now raise thousands of dollars to be in a room with the man, but my friend and I won the bid for a few hundred bucks.”

“I knew he was ambitious, but at that point in time at the Law School there were so many people on the faculty that you knew weren’t going to be professors for the rest of their lives,” Solomon explains. “We had [Judge] Abner Mikva and Elena Kagan and Judge Wood and Judge Posner. There is a very active intellectual life at the Law School and this melding of the spheres of academics and the real world is very cool. It’s what attracts teachers and students to the school.”

Unsurprisingly, though, he was of greater interest to the minority students on campus. “I don’t think most people know his history,” Ruiz says, “but when he became the first African American president of the Harvard Law Review it was a national story. I remembering reading the story and thinking I gotta go to law school!”

“We African American students were very aware of him because at the time there really weren’t a lot of minority professors at the Law School,” Cunningham explains, “and we really wanted him to be a strong representation for the African American students. We wanted him to live up to the pressures and reach out to other ethnic minorities. And we were also very excited about possibly having an African American tenure-track professor at the Law School.”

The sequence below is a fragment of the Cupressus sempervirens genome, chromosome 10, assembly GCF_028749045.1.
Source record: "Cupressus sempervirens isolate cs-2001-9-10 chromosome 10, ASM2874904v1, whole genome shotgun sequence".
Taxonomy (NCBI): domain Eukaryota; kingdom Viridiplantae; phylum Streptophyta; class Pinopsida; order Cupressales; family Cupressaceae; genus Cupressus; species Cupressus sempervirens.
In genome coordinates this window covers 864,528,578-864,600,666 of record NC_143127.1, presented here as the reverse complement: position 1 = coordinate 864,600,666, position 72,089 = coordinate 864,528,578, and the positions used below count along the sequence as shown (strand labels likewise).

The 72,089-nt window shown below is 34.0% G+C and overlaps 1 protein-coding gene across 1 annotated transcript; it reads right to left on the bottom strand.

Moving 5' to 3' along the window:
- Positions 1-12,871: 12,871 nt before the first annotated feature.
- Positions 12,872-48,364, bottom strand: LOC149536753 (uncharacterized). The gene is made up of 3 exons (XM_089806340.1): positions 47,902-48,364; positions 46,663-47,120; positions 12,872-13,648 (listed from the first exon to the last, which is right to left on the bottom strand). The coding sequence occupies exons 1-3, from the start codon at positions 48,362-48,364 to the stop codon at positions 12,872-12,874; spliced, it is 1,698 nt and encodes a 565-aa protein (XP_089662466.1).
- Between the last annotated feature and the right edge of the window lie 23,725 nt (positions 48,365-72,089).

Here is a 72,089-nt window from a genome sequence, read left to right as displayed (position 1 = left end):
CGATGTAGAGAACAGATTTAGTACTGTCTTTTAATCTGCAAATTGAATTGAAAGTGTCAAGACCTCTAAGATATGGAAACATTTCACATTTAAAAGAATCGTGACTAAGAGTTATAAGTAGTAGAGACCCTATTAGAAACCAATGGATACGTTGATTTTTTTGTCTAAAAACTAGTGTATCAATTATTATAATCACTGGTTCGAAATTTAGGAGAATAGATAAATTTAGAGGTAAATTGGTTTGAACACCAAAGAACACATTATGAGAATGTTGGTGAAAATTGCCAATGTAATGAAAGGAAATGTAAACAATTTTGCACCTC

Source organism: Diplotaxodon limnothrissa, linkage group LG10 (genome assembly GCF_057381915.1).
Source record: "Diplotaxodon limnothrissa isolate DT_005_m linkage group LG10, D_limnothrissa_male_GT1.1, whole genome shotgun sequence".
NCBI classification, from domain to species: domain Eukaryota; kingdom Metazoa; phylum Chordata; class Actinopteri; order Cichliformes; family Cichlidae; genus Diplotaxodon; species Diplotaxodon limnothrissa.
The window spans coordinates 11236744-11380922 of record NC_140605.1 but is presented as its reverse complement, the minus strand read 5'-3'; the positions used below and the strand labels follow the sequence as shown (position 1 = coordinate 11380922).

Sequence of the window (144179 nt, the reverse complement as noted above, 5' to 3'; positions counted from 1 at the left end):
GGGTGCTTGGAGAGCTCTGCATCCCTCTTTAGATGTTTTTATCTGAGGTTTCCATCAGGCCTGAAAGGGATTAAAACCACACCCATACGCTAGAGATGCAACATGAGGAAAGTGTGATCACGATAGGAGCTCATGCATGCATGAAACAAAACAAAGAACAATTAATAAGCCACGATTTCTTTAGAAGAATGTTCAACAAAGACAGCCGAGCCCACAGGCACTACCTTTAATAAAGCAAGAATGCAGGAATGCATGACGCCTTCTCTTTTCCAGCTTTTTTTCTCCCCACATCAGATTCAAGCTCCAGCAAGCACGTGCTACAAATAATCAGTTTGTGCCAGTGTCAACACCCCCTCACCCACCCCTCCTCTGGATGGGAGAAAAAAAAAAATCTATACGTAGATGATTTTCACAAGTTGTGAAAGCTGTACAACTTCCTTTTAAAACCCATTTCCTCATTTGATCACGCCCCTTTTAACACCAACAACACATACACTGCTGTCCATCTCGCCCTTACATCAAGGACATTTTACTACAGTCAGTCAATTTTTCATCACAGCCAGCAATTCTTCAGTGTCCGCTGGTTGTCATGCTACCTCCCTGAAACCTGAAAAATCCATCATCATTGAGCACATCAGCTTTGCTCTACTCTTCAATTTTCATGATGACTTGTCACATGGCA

But a tenure-track position was not to be, although not because of a lack of interest on the part of the Law School. It was apparent that while Obama enjoyed teaching and savored the intellectual give-and-take of the classroom, his heart was in politics.

“Many of us thought he would be a terrific addition to the faculty, but we understood that he had other plans,” explains David Strauss, Gerald Ratner Distinguished Service Professor. “Although I don’t think any of us imagined that things would work out the way they did.” And while students like Cunningham wanted him to continue to a tenure-track position, others were expecting a promising
and accomplished political career.

“I was into state politics while I was at the Law School, so I am one of the few alums who knew the President as both a legislator and as a teacher,” notes Johnson-Weinberger.

“I thought he would continue as a successful politician. But I never would have guessed that he would be our President.”

During his tenure in the state senate, Obama continued to teach at the Law School, some nights traveling straight up from evening sessions at the State House to his classroom.